Posts tagged ‘2010 Nobel Peace Prize’


Doubling down | The Economist

“A COLOSSAL roller-coaster” is how a senior engineer described it. He was talking about the railway that China plans to build from the lowlands of the south-west, across some of the world’s most forbidding terrain, into Tibet. Of all the country’s railway-building feats in recent years, this will be the most remarkable: a 1,600-kilometre (1,000-mile) track that will pass through snow-capped mountains in a region racked by earthquakes, with nearly half of it running through tunnels or over bridges. It will also be dogged all the way by controversy.

Chinese officials have dreamed of such a railway line for a century. In 1912, shortly after he took over as China’s first president, Sun Yat-sen called for a trans-Tibetan line, not least to help prevent Tibet from falling under the sway of Britain (which had already invaded Tibet from India a decade earlier). Mao Zedong revived the idea in the 1950s. In the years since, many exploratory surveys have been carried out.

But it is only after building the world’s second-longest railway network—including, in the past few years, by far the biggest high-speed one—that China’s government has felt ready to take on the challenge. It had a warm-up with the construction of the first railway into Tibet, which opened in 2006. That line, connecting Lhasa with Golmud in Qinghai province to the north (and extended two years ago from Lhasa to Tibet’s second city, Shigatse), was proclaimed to be a huge accomplishment. It included the highest-altitude stretch in the world, parts of it across permafrost. It required ingenious heat-regulating technology to keep the track from buckling. Advertisement: Replay Ad China further honed its skills with the opening of a high-speed line across the Tibetan plateau in 2014—though in Qinghai province, rather than in Tibet proper. But neither track had anything like the natural barriers that the Sichuan-Tibet line will face. It will be just under half as long again as the existing line to Tibet, but will take three times longer to build. The second line’s estimated cost of 105 billion yuan ($16 billion) is several times more than the first one. Lhasa is about 3,200 metres (10,500 feet) higher than Chengdu, yet by the time the track goes up and down on the way there—crossing 14 mountains, two of them higher than Mont Blanc, western Europe’s highest mountain—the cumulative ascent will be 14,000 metres. The existing road from Chengdu to Lhasa that follows the proposed route into Tibet is a narrow highway notable for the wreckage of lorries that have careered off it. Some Chinese drivers regard the navigation of Highway 318 as the ultimate proof of their vehicles’, and their own, endurance. Work on easier stretches of the railway line, closest to Lhasa and Chengdu respectively, began in 2014. Now the government appears to be getting ready for the tougher parts. A national three-year “plan of action”, adopted in March for major transport-infrastructure projects, mentions the most difficult stretch: a 1,000km link between Kangding in Sichuan and the Tibetan prefecture of Linzhi (Nyingchi in Tibetan). The plan says this should be “pushed forward” by 2018. It will involve 16 bridges to carry the track over the Yarlung Tsangpo river, known downstream as the Brahmaputra. Dai Bin of Southwest Jiaotong University in Chengdu says the Chengdu-Lhasa line could be finished by around 2030.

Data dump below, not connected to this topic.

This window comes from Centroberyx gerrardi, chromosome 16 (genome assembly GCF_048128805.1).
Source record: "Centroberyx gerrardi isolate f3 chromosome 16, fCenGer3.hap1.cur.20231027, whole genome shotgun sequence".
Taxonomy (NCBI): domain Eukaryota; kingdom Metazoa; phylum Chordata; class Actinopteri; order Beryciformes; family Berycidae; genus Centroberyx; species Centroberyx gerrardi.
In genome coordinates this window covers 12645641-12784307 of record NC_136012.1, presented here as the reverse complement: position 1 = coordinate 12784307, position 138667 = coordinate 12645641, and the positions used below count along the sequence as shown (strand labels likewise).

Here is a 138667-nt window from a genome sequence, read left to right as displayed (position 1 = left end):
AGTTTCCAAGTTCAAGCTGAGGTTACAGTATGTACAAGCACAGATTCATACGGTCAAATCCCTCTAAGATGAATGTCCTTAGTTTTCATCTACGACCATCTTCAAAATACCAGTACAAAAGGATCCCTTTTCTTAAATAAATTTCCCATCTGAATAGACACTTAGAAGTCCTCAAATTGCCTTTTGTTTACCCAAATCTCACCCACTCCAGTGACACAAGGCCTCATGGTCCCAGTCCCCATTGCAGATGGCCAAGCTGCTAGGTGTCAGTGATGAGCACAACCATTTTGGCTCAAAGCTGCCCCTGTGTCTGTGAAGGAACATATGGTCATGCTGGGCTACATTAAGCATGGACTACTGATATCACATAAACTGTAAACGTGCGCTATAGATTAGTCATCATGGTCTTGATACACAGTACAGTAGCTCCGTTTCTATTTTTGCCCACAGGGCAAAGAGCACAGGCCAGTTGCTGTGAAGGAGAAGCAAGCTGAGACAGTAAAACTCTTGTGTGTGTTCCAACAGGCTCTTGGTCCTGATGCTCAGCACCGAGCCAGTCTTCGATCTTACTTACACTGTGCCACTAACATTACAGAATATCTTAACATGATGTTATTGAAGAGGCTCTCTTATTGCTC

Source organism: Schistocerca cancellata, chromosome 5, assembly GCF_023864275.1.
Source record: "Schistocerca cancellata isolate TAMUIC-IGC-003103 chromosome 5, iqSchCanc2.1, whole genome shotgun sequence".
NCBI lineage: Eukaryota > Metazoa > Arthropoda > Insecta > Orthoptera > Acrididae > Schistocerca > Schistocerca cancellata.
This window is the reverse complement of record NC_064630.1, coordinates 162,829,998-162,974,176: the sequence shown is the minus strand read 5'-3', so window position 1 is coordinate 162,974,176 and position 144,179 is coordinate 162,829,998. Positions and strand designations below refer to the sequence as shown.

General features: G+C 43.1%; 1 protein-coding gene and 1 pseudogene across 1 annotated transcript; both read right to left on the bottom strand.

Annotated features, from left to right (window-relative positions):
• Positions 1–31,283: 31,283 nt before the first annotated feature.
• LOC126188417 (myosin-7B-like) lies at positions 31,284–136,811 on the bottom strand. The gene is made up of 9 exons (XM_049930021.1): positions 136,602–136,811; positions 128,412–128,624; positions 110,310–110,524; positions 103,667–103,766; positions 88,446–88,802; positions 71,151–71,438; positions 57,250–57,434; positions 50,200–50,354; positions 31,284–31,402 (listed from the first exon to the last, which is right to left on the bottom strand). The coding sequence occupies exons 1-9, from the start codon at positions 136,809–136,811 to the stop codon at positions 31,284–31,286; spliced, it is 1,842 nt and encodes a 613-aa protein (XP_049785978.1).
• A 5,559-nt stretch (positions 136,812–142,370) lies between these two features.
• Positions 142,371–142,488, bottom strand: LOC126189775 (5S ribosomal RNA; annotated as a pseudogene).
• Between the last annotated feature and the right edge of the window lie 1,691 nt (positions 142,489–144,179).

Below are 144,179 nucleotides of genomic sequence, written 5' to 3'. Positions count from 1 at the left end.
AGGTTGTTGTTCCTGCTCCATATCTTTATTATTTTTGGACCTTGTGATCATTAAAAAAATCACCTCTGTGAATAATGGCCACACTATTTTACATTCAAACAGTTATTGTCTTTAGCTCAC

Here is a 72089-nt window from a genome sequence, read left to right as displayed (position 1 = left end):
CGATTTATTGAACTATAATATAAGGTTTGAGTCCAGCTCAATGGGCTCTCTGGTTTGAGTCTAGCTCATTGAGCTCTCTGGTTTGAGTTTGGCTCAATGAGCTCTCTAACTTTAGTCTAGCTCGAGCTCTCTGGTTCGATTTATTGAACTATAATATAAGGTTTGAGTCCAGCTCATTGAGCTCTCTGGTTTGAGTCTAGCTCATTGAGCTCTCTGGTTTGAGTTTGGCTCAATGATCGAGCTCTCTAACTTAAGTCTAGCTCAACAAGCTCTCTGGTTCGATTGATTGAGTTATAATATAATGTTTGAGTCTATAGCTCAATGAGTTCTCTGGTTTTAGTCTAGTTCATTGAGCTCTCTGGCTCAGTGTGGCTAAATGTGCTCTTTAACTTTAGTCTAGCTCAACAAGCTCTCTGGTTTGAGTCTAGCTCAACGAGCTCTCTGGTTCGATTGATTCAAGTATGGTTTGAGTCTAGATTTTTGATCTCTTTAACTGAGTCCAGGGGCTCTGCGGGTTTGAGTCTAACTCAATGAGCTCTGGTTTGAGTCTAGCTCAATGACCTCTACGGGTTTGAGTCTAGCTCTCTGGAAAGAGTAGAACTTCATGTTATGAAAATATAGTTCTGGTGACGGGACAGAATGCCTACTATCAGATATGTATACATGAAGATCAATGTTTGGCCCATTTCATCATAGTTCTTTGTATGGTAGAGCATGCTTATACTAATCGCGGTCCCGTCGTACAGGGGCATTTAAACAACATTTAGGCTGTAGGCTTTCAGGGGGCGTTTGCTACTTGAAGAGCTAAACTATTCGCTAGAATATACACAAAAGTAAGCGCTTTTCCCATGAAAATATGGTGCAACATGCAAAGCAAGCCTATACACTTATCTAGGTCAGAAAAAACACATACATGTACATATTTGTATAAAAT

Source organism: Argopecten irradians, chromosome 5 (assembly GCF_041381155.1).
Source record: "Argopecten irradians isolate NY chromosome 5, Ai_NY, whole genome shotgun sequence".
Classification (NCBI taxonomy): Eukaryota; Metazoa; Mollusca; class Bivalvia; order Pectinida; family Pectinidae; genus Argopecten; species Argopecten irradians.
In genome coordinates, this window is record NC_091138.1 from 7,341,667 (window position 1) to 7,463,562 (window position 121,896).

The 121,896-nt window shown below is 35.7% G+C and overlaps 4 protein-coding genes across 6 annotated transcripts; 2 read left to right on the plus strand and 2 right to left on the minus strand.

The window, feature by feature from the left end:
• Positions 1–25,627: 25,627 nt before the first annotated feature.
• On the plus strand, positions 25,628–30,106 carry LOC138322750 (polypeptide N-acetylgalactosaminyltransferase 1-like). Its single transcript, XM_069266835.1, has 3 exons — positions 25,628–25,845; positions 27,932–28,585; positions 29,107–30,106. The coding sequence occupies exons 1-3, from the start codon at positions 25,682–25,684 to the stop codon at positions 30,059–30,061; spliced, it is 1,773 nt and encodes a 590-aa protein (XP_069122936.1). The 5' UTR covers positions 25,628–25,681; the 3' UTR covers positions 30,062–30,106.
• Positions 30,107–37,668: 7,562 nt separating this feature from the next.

Source: Doubling down | The Economist


* Just one joke in 10 years, but Hu has the last laugh

Which world leader can look back at his/her past decade in power and point to the achievements that president Hu can?

Extract from The Times, London, 9 November, 2012 –

Hu Jintao, general secretary of the Central Committee of the Communist Party of China (CPC) and Chinese president, delivers a keynote report during the opening ceremony of the 18th CPC National Congress at the Great Hall of the People in Beijing, capital of China, Nov. 8, 2012. The 18th CPC National Congress opened in Beijing on Thursday. (Xinhua/Rao Aimin)

“China’s economy was the world’s sixth biggest when Hu Jintao took power. A decade later, it is second to the US and gaining.

Most Chinese could only dream of owning a house or a car when Mr Hu took over. In 2002, just 3.2 million vehicles were sold; the number reached 18.5 million last year. Traffic jams seem endless and 65,000 miles of road have been laid — up from just 20,000. China overtook the US as the world’s biggest auto market in 2009. Only 16 people out 100 owned a mobile phone in 2002; today 74 in 100 have one.

About 59 million Chinese used the internet in 2002. Last year, nearly 520 million surfed cyberspace. The censors are meticulous in weeding out conversations deemed to be subversive. Perhaps more surprising is that such open discussion is allowed at all. Incomes have nearly tripled.

He ensured his popularity among 800 million peasants — and possibly his place in history — by abolishing a 2,600-year-old agricultural tax levied by emperors on every farming family.He put a man in space, launched an aircraft carrier (Soviet-made, admittedly) and developed technology to shoot down a satellite.

Some 200 protests erupt daily and the gap between rich and poor has widened to threaten Mr Hu’s cherished stability. In one of his jails Liu Xiaobo, the 2010 Nobel Peace Prize winner, serves 11 years. Mr Hu pledged to tackle corruption and arrested two Politburo members. An average of 94 officials are picked up every day for such offences. It’s a drop in the ocean of venality.

He once quipped: “A fall into the pit, a gain to your wit.” His rule was an odd mix of bold decisions and stasis.”

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